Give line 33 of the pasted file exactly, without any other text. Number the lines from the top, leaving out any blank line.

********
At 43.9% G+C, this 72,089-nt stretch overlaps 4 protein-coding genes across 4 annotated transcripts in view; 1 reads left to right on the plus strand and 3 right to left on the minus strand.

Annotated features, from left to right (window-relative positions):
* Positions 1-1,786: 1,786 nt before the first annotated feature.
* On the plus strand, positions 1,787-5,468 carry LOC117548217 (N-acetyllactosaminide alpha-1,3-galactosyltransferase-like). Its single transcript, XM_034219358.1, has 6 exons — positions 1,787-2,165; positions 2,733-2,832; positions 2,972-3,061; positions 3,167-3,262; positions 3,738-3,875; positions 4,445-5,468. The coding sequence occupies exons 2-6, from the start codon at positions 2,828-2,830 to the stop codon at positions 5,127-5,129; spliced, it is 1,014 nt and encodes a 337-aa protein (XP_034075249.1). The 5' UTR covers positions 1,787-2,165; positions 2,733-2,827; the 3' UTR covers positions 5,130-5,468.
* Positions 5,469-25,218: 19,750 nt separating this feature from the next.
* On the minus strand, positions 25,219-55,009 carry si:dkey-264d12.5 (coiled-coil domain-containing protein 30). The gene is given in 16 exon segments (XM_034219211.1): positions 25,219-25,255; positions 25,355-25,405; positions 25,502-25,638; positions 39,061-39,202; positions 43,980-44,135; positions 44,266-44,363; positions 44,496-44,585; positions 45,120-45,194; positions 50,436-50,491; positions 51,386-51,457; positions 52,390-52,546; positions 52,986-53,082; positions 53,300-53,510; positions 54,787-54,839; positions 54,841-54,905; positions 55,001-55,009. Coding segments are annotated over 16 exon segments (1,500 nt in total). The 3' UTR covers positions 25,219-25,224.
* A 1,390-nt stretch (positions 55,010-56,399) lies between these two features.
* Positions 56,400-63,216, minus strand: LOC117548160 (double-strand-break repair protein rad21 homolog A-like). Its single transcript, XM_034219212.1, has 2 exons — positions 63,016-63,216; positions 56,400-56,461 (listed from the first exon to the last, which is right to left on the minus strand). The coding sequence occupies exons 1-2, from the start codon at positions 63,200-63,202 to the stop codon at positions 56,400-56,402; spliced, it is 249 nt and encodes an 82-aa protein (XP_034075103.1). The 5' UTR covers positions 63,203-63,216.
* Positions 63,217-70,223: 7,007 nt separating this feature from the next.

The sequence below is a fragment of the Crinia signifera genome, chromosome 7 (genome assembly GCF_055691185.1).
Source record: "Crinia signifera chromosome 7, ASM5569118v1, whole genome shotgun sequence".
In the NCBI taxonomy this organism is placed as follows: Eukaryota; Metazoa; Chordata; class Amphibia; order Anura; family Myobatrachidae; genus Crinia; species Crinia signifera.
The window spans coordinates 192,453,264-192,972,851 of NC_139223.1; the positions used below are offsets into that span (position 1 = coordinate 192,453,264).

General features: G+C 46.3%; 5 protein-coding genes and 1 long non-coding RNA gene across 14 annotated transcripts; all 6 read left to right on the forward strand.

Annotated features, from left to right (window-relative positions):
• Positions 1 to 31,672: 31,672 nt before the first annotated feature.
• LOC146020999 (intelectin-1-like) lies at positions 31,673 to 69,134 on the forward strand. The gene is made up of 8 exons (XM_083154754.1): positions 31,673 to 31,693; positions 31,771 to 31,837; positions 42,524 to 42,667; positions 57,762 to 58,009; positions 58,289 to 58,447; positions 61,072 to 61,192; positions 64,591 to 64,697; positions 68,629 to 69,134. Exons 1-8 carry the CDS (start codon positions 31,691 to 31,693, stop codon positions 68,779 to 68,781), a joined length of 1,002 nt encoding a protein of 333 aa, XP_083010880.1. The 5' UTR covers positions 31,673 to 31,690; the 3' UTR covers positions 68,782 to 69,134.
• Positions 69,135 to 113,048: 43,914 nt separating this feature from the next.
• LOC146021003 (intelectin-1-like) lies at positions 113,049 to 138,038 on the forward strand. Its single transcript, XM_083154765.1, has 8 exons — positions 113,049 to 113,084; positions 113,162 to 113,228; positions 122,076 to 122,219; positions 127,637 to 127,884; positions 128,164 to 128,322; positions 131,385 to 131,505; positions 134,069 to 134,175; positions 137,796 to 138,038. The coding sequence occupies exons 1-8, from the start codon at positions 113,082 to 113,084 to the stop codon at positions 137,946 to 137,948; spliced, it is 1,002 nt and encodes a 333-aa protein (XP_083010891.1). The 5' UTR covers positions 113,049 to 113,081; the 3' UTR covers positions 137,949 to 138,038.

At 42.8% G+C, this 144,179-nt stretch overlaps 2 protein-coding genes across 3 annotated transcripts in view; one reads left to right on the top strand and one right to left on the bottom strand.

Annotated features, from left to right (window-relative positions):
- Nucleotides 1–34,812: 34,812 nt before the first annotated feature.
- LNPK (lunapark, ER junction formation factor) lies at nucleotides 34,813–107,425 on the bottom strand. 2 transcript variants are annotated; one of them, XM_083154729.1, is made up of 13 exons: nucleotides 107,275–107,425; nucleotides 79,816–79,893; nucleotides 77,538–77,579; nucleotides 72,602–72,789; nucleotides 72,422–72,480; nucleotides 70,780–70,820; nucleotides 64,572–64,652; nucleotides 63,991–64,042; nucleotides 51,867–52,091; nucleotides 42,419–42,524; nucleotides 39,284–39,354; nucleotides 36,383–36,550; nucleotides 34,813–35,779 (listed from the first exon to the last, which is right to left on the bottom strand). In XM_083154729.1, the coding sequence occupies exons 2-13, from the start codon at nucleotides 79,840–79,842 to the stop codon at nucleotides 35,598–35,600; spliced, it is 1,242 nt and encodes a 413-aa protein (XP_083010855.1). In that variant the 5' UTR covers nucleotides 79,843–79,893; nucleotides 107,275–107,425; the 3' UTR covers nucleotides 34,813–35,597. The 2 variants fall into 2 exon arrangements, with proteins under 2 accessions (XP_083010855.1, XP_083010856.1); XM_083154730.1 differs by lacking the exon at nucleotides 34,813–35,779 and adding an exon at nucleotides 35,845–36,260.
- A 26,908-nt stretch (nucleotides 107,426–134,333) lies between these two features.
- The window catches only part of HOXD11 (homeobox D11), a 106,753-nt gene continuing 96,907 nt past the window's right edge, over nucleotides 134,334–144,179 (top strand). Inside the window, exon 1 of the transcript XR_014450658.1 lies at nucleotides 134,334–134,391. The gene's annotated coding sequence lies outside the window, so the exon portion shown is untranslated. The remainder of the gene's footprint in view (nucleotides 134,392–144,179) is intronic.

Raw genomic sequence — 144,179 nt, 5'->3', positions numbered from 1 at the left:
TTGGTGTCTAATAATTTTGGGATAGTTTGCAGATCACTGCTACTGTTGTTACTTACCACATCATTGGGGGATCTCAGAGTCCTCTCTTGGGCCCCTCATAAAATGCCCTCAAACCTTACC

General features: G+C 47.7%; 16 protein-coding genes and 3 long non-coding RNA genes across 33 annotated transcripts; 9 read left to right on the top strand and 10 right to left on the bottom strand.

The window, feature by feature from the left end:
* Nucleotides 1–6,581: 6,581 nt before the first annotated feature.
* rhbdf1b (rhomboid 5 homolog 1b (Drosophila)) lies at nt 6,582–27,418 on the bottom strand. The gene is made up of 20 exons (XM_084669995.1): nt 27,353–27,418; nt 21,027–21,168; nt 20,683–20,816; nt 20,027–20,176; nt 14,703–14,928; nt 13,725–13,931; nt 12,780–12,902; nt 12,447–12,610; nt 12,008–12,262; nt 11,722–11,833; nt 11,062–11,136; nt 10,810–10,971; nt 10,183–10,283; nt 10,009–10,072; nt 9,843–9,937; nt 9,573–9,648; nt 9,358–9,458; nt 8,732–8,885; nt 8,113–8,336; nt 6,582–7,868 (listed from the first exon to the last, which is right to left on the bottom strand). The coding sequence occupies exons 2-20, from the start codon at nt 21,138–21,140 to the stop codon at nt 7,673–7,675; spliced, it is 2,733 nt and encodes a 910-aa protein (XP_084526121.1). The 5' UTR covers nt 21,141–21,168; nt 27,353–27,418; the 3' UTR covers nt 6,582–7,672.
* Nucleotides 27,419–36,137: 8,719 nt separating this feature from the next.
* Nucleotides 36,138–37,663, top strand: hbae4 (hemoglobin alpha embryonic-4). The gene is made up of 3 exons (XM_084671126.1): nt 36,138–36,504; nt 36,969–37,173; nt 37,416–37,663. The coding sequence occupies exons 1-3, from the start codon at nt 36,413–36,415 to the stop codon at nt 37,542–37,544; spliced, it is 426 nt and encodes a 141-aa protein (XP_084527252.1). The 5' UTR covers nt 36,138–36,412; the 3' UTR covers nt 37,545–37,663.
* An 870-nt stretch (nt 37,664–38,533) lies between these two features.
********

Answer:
* Nucleotides 36,138–37,663, top strand: hbae4 (hemoglobin alpha embryonic-4). The gene is made up of 3 exons (XM_084671126.1): nt 36,138–36,504; nt 36,969–37,173; nt 37,416–37,663. The coding sequence occupies exons 1-3, from the start codon at nt 36,413–36,415 to the stop codon at nt 37,542–37,544; spliced, it is 426 nt and encodes a 141-aa protein (XP_084527252.1). The 5' UTR covers nt 36,138–36,412; the 3' UTR covers nt 37,545–37,663.